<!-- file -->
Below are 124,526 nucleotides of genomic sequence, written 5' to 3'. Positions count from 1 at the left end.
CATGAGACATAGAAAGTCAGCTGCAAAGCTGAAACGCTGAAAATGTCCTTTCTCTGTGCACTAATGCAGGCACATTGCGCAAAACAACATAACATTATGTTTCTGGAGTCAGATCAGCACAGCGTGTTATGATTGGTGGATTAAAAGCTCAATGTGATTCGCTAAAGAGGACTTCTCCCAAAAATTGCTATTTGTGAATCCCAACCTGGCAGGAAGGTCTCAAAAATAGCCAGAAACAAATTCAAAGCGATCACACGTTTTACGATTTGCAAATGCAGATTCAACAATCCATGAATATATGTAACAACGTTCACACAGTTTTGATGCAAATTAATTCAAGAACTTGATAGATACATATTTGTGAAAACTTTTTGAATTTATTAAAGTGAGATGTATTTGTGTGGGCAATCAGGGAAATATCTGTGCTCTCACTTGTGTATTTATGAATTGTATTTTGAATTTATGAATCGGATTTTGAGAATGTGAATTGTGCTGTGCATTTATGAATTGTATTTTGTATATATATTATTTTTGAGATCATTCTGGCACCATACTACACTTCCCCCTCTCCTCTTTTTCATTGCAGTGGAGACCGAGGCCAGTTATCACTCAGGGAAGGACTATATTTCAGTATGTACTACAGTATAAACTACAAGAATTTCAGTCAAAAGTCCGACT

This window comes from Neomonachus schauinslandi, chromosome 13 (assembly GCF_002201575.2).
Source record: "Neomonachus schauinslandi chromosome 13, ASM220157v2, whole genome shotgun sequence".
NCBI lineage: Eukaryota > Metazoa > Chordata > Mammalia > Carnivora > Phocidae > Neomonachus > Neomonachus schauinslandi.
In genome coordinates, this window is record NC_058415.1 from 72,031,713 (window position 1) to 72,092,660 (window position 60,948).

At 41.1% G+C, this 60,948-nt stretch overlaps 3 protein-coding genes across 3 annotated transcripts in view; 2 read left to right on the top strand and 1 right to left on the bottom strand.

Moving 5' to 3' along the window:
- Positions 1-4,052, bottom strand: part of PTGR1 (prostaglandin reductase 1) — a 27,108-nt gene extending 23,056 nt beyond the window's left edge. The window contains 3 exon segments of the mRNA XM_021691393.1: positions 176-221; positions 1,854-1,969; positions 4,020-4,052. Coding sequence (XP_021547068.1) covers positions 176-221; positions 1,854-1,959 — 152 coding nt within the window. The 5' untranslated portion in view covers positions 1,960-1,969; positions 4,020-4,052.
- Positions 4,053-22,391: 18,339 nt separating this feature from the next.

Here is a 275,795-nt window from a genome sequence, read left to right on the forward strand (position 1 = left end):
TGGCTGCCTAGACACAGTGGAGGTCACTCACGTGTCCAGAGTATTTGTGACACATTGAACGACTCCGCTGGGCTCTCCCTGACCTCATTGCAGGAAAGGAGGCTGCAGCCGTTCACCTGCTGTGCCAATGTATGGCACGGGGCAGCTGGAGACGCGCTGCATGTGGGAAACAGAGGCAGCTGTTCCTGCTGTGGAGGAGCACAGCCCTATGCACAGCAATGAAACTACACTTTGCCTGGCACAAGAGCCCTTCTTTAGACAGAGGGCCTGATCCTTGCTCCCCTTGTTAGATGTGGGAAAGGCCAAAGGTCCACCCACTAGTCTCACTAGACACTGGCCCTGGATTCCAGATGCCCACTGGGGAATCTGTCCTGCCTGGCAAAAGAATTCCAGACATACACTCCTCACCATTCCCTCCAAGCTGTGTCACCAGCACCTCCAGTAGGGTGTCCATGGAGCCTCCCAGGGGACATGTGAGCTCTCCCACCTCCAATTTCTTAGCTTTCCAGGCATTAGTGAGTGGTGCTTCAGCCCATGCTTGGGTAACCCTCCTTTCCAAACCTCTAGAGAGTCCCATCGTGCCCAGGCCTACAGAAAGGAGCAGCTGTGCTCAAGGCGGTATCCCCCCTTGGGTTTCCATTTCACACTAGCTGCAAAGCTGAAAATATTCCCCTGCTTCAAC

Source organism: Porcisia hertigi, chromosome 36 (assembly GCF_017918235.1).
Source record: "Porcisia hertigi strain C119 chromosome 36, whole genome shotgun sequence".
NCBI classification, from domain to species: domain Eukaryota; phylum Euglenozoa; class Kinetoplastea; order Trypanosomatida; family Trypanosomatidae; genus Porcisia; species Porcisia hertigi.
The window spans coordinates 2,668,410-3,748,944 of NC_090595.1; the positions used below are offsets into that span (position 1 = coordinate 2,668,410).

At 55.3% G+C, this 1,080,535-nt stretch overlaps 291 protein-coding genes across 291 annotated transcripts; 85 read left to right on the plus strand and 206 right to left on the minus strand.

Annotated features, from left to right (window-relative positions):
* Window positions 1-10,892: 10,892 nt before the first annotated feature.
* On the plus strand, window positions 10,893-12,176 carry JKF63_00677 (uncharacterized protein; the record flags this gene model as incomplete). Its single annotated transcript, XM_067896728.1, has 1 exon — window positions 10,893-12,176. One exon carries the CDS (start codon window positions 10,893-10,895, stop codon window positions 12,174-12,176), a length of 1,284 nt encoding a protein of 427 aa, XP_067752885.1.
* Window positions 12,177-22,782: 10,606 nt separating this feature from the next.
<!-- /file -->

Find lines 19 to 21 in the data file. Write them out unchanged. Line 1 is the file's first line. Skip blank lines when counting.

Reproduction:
* Window positions 1-10,892: 10,892 nt before the first annotated feature.
* On the plus strand, window positions 10,893-12,176 carry JKF63_00677 (uncharacterized protein; the record flags this gene model as incomplete). Its single annotated transcript, XM_067896728.1, has 1 exon — window positions 10,893-12,176. One exon carries the CDS (start codon window positions 10,893-10,895, stop codon window positions 12,174-12,176), a length of 1,284 nt encoding a protein of 427 aa, XP_067752885.1.
* Window positions 12,177-22,782: 10,606 nt separating this feature from the next.